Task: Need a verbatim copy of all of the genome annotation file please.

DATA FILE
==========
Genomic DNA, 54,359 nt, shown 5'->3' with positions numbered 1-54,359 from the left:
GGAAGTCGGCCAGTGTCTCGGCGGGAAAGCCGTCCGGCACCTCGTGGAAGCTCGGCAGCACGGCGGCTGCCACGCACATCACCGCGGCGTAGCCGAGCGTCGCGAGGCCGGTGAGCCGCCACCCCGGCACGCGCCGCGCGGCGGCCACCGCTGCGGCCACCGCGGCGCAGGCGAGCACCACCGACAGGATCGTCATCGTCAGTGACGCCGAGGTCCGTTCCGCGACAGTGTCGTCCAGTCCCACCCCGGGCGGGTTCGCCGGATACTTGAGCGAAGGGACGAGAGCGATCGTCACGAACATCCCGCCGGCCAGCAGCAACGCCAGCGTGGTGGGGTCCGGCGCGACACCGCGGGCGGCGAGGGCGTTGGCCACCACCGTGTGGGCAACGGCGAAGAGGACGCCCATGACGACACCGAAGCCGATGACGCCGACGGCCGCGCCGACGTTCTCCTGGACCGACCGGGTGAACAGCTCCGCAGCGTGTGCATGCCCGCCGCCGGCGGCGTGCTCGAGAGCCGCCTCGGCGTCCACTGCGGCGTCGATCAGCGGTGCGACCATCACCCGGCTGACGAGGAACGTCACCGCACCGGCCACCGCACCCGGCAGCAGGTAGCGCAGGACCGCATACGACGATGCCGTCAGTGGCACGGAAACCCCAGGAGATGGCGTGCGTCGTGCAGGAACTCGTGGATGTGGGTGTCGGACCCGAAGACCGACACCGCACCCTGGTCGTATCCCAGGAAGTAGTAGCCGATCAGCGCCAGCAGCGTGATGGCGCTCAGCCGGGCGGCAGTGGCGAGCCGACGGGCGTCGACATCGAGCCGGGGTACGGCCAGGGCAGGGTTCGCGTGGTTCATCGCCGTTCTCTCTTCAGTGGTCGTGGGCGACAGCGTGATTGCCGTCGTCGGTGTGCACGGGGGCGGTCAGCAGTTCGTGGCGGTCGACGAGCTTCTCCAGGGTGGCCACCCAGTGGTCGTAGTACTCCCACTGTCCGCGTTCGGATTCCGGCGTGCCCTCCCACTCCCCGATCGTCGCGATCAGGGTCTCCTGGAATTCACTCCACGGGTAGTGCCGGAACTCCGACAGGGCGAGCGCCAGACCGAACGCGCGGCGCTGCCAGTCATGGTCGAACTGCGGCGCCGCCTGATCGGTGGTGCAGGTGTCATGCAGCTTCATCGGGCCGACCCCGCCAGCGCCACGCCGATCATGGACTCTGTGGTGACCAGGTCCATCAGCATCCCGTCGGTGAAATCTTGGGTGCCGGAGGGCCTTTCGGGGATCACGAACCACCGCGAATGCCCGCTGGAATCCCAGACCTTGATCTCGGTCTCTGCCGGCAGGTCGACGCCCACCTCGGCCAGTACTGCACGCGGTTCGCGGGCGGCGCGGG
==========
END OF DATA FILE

Genomic DNA, 54,359 nt, shown 5'->3' with positions numbered 1-54,359 from the left:
GGAAGTCGGCCAGTGTCTCGGCGGGAAAGCCGTCCGGCACCTCGTGGAAGCTCGGCAGCACGGCGGCTGCCACGCACATCACCGCGGCGTAGCCGAGCGTCGCGAGGCCGGTGAGCCGCCACCCCGGCACGCGCCGCGCGGCGGCCACCGCTGCGGCCACCGCGGCGCAGGCGAGCACCACCGACAGGATCGTCATCGTCAGTGACGCCGAGGTCCGTTCCGCGACAGTGTCGTCCAGTCCCACCCCGGGCGGGTTCGCCGGATACTTGAGCGAAGGGACGAGAGCGATCGTCACGAACATCCCGCCGGCCAGCAGCAACGCCAGCGTGGTGGGGTCCGGCGCGACACCGCGGGCGGCGAGGGCGTTGGCCACCACCGTGTGGGCAACGGCGAAGAGGACGCCCATGACGACACCGAAGCCGATGACGCCGACGGCCGCGCCGACGTTCTCCTGGACCGACCGGGTGAACAGCTCCGCAGCGTGTGCATGCCCGCCGCCGGCGGCGTGCTCGAGAGCCGCCTCGGCGTCCACTGCGGCGTCGATCAGCGGTGCGACCATCACCCGGCTGACGAGGAACGTCACCGCACCGGCCACCGCACCCGGCAGCAGGTAGCGCAGGACCGCATACGACGATGCCGTCAGTGGCACGGAAACCCCAGGAGATGGCGTGCGTCGTGCAGGAACTCGTGGATGTGGGTGTCGGACCCGAAGACCGACACCGCACCCTGGTCGTATCCCAGGAAGTAGTAGCCGATCAGCGCCAGCAGCGTGATGGCGCTCAGCCGGGCGGCAGTGGCGAGCCGACGGGCGTCGACATCGAGCCGGGGTACGGCCAGGGCAGGGTTCGCGTGGTTCATCGCCGTTCTCTCTTCAGTGGTCGTGGGCGACAGCGTGATTGCCGTCGTCGGTGTGCACGGGGGCGGTCAGCAGTTCGTGGCGGTCGACGAGCTTCTCCAGGGTGGCCACCCAGTGGTCGTAGTACTCCCACTGTCCGCGTTCGGATTCCGGCGTGCCCTCCCACTCCCCGATCGTCGCGATCAGGGTCTCCTGGAATTCACTCCACGGGTAGTGCCGGAACTCCGACAGGGCGAGCGCCAGACCGAACGCGCGGCGCTGCCAGTCATGGTCGAACTGCGGCGCCGCCTGATCGGTGGTGCAGGTGTCATGCAGCTTCATCGGGCCGACCCCGCCAGCGCCACGCCGATCATGGACTCTGTGGTGACCAGGTCCATCAGCATCCCGTCGGTGAAATCTTGGGTGCCGGAGGGCCTTTCGGGGATCACGAACCACCGCGAATGCCCGCTGGAATCCCAGACCTTGATCTCGGTCTCTGCCGGCAGGTCGACGCCCACCTCGGCCAGTACTGCACGCGGTTCGCGGGCGGCGCGGG